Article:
Justin Bieber has two songs in the year’s top 40. “Boyfriend” is #15 (3,216,000). “As Long As You Love Me” (featuring Big Sean) is #32 (2,240,000).
Ellie Goulding’s “Lights” is #16 for the year (3,143,000), followed by Jason Mraz’s “I Won’t Give Up” (3,113,000).
Taylor Swift’s “We Are Never Ever Getting Back Together,” a Grammy finalist for Record of the Year, is #18 for the year (3,055,000). It’s the year’s best-selling country crossover song, though many would say it’s more “crossover” than “country.” Here are the rest of the year’s top five country songs: Hunter Hayes’ “Wanted” (2,170,000), Luke Bryan’s “Drunk On You” (2,089,000), Eric Church’s “Springsteen” (1,959,000) and Little Big Town’s “Pontoon” (1,786,000).
A record 18 songs sold 3 million or more copies during the year. The old record for a full calendar year was 14, set in 2011. Digital song sales have been steadily increasing. There were just two 3 million sellers in all of 2008; seven in 2009; 12 in 2010 and 14 last year.
How does this compare to the latter years of the physical era? Very favorably. There was just one 3 million-selling single in 1992 (Whitney Houston’s “I Will Always Love You”), none from 1993 through 1995, one in 1996 (Los Del Rios’ “Macarena”), two in 1997 (“Candle In The Wind 1997” and “I’ll Be Missing You” by Puff Daddy & Faith Evans featuring 112) and none after that.
The year also set a record for the number of 2-million-sellers (41). The old record was 38, set in 2011.
Katy Perry has two songs in the year’s top 30. “Wide Awake” is #20 (2,792,000). “Part Of Me” is #25 (2,513,000). “Wide Awake,” which appeared in the movie Katy Perry: Part Of Me, is the year’s best-selling song that originated in a movie. It’s eligible for an Oscar nomination as Best Song. Nominees will be announced Jan. 10.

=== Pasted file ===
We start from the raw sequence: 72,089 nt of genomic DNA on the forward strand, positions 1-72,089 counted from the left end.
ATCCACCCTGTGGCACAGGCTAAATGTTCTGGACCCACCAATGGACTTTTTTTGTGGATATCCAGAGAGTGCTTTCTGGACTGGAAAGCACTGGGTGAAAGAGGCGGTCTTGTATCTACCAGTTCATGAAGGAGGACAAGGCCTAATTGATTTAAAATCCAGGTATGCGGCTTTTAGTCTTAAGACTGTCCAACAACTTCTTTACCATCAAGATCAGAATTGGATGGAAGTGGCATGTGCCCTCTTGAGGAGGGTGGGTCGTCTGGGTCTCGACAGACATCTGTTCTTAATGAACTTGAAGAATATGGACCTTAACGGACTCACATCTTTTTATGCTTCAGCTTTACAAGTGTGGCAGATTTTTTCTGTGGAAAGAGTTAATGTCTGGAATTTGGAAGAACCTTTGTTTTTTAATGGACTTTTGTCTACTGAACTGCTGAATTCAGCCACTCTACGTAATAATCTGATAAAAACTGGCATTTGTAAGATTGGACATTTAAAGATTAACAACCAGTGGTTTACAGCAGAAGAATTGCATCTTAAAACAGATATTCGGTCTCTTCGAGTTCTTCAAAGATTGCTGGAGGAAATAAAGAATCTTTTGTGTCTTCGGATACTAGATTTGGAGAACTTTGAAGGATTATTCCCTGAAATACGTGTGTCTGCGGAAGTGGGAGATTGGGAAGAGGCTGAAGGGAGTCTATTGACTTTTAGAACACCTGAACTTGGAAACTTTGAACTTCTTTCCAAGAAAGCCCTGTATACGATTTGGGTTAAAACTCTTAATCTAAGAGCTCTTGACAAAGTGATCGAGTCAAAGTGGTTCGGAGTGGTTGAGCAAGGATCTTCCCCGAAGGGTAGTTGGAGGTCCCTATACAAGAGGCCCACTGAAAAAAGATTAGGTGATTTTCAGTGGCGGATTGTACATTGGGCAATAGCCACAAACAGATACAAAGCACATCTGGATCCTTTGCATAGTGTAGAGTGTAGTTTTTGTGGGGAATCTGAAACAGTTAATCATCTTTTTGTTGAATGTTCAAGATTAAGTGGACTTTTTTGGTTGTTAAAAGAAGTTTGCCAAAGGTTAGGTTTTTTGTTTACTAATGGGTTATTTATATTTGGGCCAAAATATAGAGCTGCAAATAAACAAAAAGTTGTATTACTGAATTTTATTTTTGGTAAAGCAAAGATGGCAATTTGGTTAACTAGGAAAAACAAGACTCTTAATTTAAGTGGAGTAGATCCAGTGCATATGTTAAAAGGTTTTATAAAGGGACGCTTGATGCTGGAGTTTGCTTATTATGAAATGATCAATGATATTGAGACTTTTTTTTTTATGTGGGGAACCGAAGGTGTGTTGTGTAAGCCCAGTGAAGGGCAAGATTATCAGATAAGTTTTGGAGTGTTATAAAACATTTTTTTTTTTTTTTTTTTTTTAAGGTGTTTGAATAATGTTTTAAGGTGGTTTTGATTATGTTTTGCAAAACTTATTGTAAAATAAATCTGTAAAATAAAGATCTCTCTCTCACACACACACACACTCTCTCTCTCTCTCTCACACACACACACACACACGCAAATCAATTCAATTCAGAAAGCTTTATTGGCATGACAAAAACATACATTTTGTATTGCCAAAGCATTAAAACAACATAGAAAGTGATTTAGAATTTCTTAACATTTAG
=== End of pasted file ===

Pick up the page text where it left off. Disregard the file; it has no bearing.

“Titanium” by David Guetta featuring Sia is the year’s top-selling dance/electronic song, with sales of 2,493,000. Here are the year’s #2 and #3 dance songs: Calvin Harris’ “Feel So Close” (2,172,000) and “Turn Me On” by David Guetta featuring Nicki Minaj (2,055,000).
Two rock icons appear in the titles of million-sellers. As noted above, Eric Church’s “Springsteen” sold 1,959,000 copies during the year. “Moves Like Jagger,” the 2011 smash by Maroon 5 featuring Christina Aguilera, sold 1,713,000 copies this year. (Bruce Springsteen’s own song, “We Take Care Of Our Own,” sold just 88K digital copies during the year.)
Adele’s “Skyfall” from Skyfall sold 1,277,000 copies during the year. It’s the first Bond theme song to sell 1 million digital copies. In the pre-digital era, two Bond themes were certified gold by the Recording Industry Assn. of America, signifying sales of 1 million copies: Paul McCartney & Wings’ 1973 hit “Live And Let Die” and Carly Simon’s 1977 hit “Nobody Does It Better.” Both of those songs were nominated for Oscars for Best Song. “Skyfall” is expected to follow suit.
As noted above, Adele, Nicki Minaj and Rihanna each had five million-selling songs during the year. Big Sean, Flo Rida, Pitbull, and Taylor Swift are tied for second place, with four each. (Maroon 5 is the top group or duo, with three million-sellers in 2012.)
Two other old songs appear on Nielsen SoundScan’s list of the 200 best-selling songs of 2012. Eminem’s 2002 classic “Lose Yourself” sold 806K copies during the year. Journey’s 1981 perennial “Don’t Stop Believin’” sold 607K.
“Danza Kuduro” by Don Omar & Lucenzo is the year’s top-selling Latin song, with sales of 542K.
Mariah Carey’s 1994 classic “All I Want For Christmas Is You” is the year’s top-selling holiday song, with sales of 351K. It was also the year’s top holiday seller in 2010, but was bumped down to #2 last year by Justin Bieber’s “Mistletoe.”
Happy new year, everybody.